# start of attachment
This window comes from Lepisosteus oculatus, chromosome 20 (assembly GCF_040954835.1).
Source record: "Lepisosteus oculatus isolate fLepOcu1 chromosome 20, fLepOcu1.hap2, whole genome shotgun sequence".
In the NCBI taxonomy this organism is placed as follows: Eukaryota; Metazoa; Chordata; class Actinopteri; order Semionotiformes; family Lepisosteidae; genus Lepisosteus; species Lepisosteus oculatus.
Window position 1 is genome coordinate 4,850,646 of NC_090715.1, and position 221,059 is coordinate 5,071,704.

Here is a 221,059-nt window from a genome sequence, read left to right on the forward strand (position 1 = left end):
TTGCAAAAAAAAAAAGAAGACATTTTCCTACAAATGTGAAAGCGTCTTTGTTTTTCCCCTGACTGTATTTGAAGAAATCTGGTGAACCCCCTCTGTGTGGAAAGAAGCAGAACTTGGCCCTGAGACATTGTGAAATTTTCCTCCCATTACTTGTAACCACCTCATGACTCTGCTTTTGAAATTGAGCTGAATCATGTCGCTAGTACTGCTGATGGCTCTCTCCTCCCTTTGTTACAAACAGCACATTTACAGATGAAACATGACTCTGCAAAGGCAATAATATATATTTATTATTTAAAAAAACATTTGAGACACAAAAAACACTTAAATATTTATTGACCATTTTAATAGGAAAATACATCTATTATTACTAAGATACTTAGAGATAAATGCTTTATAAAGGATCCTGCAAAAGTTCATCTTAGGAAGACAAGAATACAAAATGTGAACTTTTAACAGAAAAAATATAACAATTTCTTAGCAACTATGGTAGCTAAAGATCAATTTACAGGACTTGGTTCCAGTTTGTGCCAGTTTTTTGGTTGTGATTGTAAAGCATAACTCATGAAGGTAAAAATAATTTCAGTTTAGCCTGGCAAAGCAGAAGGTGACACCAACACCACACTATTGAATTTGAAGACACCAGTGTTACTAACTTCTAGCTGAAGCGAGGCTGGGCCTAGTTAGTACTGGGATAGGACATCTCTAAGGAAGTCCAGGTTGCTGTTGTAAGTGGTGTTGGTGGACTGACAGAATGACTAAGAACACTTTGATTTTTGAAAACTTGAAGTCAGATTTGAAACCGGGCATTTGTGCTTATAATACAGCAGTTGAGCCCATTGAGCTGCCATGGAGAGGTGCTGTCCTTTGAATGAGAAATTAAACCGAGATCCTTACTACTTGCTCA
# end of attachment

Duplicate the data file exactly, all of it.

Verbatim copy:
This window comes from Lepisosteus oculatus, chromosome 20 (assembly GCF_040954835.1).
Source record: "Lepisosteus oculatus isolate fLepOcu1 chromosome 20, fLepOcu1.hap2, whole genome shotgun sequence".
In the NCBI taxonomy this organism is placed as follows: Eukaryota; Metazoa; Chordata; class Actinopteri; order Semionotiformes; family Lepisosteidae; genus Lepisosteus; species Lepisosteus oculatus.
Window position 1 is genome coordinate 4,850,646 of NC_090715.1, and position 221,059 is coordinate 5,071,704.

Here is a 221,059-nt window from a genome sequence, read left to right on the forward strand (position 1 = left end):
TTGCAAAAAAAAAAAGAAGACATTTTCCTACAAATGTGAAAGCGTCTTTGTTTTTCCCCTGACTGTATTTGAAGAAATCTGGTGAACCCCCTCTGTGTGGAAAGAAGCAGAACTTGGCCCTGAGACATTGTGAAATTTTCCTCCCATTACTTGTAACCACCTCATGACTCTGCTTTTGAAATTGAGCTGAATCATGTCGCTAGTACTGCTGATGGCTCTCTCCTCCCTTTGTTACAAACAGCACATTTACAGATGAAACATGACTCTGCAAAGGCAATAATATATATTTATTATTTAAAAAAACATTTGAGACACAAAAAACACTTAAATATTTATTGACCATTTTAATAGGAAAATACATCTATTATTACTAAGATACTTAGAGATAAATGCTTTATAAAGGATCCTGCAAAAGTTCATCTTAGGAAGACAAGAATACAAAATGTGAACTTTTAACAGAAAAAATATAACAATTTCTTAGCAACTATGGTAGCTAAAGATCAATTTACAGGACTTGGTTCCAGTTTGTGCCAGTTTTTTGGTTGTGATTGTAAAGCATAACTCATGAAGGTAAAAATAATTTCAGTTTAGCCTGGCAAAGCAGAAGGTGACACCAACACCACACTATTGAATTTGAAGACACCAGTGTTACTAACTTCTAGCTGAAGCGAGGCTGGGCCTAGTTAGTACTGGGATAGGACATCTCTAAGGAAGTCCAGGTTGCTGTTGTAAGTGGTGTTGGTGGACTGACAGAATGACTAAGAACACTTTGATTTTTGAAAACTTGAAGTCAGATTTGAAACCGGGCATTTGTGCTTATAATACAGCAGTTGAGCCCATTGAGCTGCCATGGAGAGGTGCTGTCCTTTGAATGAGAAATTAAACCGAGATCCTTACTACTTGCTCA